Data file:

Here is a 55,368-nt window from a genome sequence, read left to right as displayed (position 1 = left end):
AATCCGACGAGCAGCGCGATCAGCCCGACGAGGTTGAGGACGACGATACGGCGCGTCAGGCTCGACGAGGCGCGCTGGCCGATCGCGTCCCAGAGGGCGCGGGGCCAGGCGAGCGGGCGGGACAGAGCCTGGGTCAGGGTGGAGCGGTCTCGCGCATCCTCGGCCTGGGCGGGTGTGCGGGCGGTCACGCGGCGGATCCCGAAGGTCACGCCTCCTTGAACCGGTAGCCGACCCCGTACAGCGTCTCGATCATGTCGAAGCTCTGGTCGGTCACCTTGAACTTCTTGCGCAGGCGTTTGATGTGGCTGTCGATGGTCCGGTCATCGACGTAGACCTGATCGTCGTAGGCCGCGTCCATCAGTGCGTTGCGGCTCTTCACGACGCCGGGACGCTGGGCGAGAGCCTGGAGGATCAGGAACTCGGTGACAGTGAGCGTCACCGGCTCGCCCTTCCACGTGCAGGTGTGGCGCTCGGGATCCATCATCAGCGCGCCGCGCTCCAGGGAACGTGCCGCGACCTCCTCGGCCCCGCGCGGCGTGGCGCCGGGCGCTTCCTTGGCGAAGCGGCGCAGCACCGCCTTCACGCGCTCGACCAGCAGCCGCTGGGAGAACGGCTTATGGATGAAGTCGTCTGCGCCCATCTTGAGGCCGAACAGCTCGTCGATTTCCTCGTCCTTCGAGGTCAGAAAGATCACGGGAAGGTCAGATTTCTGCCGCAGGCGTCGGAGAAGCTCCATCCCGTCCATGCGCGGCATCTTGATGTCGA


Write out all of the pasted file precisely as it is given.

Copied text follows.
Here is a 55,368-nt window from a genome sequence, read left to right as displayed (position 1 = left end):
AATCCGACGAGCAGCGCGATCAGCCCGACGAGGTTGAGGACGACGATACGGCGCGTCAGGCTCGACGAGGCGCGCTGGCCGATCGCGTCCCAGAGGGCGCGGGGCCAGGCGAGCGGGCGGGACAGAGCCTGGGTCAGGGTGGAGCGGTCTCGCGCATCCTCGGCCTGGGCGGGTGTGCGGGCGGTCACGCGGCGGATCCCGAAGGTCACGCCTCCTTGAACCGGTAGCCGACCCCGTACAGCGTCTCGATCATGTCGAAGCTCTGGTCGGTCACCTTGAACTTCTTGCGCAGGCGTTTGATGTGGCTGTCGATGGTCCGGTCATCGACGTAGACCTGATCGTCGTAGGCCGCGTCCATCAGTGCGTTGCGGCTCTTCACGACGCCGGGACGCTGGGCGAGAGCCTGGAGGATCAGGAACTCGGTGACAGTGAGCGTCACCGGCTCGCCCTTCCACGTGCAGGTGTGGCGCTCGGGATCCATCATCAGCGCGCCGCGCTCCAGGGAACGTGCCGCGACCTCCTCGGCCCCGCGCGGCGTGGCGCCGGGCGCTTCCTTGGCGAAGCGGCGCAGCACCGCCTTCACGCGCTCGACCAGCAGCCGCTGGGAGAACGGCTTATGGATGAAGTCGTCTGCGCCCATCTTGAGGCCGAACAGCTCGTCGATTTCCTCGTCCTTCGAGGTCAGAAAGATCACGGGAAGGTCAGATTTCTGCCGCAGGCGTCGGAGAAGCTCCATCCCGTCCATGCGCGGCATCTTGATGTCGA